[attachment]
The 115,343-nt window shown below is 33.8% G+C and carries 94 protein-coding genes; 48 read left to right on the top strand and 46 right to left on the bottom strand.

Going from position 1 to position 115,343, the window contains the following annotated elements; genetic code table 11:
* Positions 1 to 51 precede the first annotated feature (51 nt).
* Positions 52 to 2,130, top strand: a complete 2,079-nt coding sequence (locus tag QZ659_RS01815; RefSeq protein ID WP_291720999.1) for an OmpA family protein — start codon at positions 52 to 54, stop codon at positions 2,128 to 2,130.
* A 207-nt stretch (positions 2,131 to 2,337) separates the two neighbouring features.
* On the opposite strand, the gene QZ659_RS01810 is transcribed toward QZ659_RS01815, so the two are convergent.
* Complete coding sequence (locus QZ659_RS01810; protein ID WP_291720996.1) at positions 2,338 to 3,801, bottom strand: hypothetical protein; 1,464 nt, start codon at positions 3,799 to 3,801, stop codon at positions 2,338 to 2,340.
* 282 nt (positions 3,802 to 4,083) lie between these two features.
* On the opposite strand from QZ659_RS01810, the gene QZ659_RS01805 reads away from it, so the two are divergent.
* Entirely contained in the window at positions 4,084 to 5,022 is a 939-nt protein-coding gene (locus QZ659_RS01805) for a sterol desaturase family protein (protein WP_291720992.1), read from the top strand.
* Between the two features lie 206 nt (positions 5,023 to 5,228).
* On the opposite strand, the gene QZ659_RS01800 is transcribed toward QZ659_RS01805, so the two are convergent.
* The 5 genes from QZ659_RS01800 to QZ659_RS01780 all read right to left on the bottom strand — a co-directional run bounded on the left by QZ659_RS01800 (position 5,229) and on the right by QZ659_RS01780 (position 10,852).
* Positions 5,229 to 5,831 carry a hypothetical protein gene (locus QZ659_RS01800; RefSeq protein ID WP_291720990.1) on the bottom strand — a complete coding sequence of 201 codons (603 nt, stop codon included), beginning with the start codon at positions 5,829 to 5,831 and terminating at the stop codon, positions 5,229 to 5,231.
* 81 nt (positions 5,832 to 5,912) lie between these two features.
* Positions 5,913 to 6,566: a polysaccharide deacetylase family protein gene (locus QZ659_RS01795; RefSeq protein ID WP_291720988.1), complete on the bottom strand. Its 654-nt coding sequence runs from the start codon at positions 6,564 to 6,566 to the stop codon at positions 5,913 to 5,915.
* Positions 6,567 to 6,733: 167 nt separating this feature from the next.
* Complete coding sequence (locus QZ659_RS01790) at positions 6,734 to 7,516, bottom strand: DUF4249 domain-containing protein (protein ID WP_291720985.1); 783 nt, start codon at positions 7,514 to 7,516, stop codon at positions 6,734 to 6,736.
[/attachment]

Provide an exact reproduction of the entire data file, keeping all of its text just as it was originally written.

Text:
The 115,343-nt window shown below is 33.8% G+C and carries 94 protein-coding genes; 48 read left to right on the top strand and 46 right to left on the bottom strand.

Going from position 1 to position 115,343, the window contains the following annotated elements; genetic code table 11:
* Positions 1 to 51 precede the first annotated feature (51 nt).
* Positions 52 to 2,130, top strand: a complete 2,079-nt coding sequence (locus tag QZ659_RS01815; RefSeq protein ID WP_291720999.1) for an OmpA family protein — start codon at positions 52 to 54, stop codon at positions 2,128 to 2,130.
* A 207-nt stretch (positions 2,131 to 2,337) separates the two neighbouring features.
* On the opposite strand, the gene QZ659_RS01810 is transcribed toward QZ659_RS01815, so the two are convergent.
* Complete coding sequence (locus QZ659_RS01810; protein ID WP_291720996.1) at positions 2,338 to 3,801, bottom strand: hypothetical protein; 1,464 nt, start codon at positions 3,799 to 3,801, stop codon at positions 2,338 to 2,340.
* 282 nt (positions 3,802 to 4,083) lie between these two features.
* On the opposite strand from QZ659_RS01810, the gene QZ659_RS01805 reads away from it, so the two are divergent.
* Entirely contained in the window at positions 4,084 to 5,022 is a 939-nt protein-coding gene (locus QZ659_RS01805) for a sterol desaturase family protein (protein WP_291720992.1), read from the top strand.
* Between the two features lie 206 nt (positions 5,023 to 5,228).
* On the opposite strand, the gene QZ659_RS01800 is transcribed toward QZ659_RS01805, so the two are convergent.
* The 5 genes from QZ659_RS01800 to QZ659_RS01780 all read right to left on the bottom strand — a co-directional run bounded on the left by QZ659_RS01800 (position 5,229) and on the right by QZ659_RS01780 (position 10,852).
* Positions 5,229 to 5,831 carry a hypothetical protein gene (locus QZ659_RS01800; RefSeq protein ID WP_291720990.1) on the bottom strand — a complete coding sequence of 201 codons (603 nt, stop codon included), beginning with the start codon at positions 5,829 to 5,831 and terminating at the stop codon, positions 5,229 to 5,231.
* 81 nt (positions 5,832 to 5,912) lie between these two features.
* Positions 5,913 to 6,566: a polysaccharide deacetylase family protein gene (locus QZ659_RS01795; RefSeq protein ID WP_291720988.1), complete on the bottom strand. Its 654-nt coding sequence runs from the start codon at positions 6,564 to 6,566 to the stop codon at positions 5,913 to 5,915.
* Positions 6,567 to 6,733: 167 nt separating this feature from the next.
* Complete coding sequence (locus QZ659_RS01790) at positions 6,734 to 7,516, bottom strand: DUF4249 domain-containing protein (protein ID WP_291720985.1); 783 nt, start codon at positions 7,514 to 7,516, stop codon at positions 6,734 to 6,736.